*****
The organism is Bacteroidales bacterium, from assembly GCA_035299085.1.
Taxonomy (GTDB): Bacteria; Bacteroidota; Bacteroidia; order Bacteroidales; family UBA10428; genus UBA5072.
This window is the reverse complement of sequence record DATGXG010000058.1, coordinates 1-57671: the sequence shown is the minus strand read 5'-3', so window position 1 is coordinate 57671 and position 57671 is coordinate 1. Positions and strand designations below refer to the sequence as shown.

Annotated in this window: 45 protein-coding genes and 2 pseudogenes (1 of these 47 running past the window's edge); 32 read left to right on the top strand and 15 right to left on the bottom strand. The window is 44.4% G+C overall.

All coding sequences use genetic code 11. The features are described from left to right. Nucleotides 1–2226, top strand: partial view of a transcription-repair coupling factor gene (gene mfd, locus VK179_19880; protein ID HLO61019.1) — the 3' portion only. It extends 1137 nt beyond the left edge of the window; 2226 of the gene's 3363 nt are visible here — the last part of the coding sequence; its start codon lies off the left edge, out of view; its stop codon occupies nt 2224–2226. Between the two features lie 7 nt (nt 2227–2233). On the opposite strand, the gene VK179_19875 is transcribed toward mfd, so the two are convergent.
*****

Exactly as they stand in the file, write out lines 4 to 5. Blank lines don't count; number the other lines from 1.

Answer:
Annotated in this window: 45 protein-coding genes and 2 pseudogenes (1 of these 47 running past the window's edge); 32 read left to right on the top strand and 15 right to left on the bottom strand. The window is 44.4% G+C overall.

All coding sequences use genetic code 11. The features are described from left to right. Nucleotides 1–2226, top strand: partial view of a transcription-repair coupling factor gene (gene mfd, locus VK179_19880; protein ID HLO61019.1) — the 3' portion only. It extends 1137 nt beyond the left edge of the window; 2226 of the gene's 3363 nt are visible here — the last part of the coding sequence; its start codon lies off the left edge, out of view; its stop codon occupies nt 2224–2226. Between the two features lie 7 nt (nt 2227–2233). On the opposite strand, the gene VK179_19875 is transcribed toward mfd, so the two are convergent.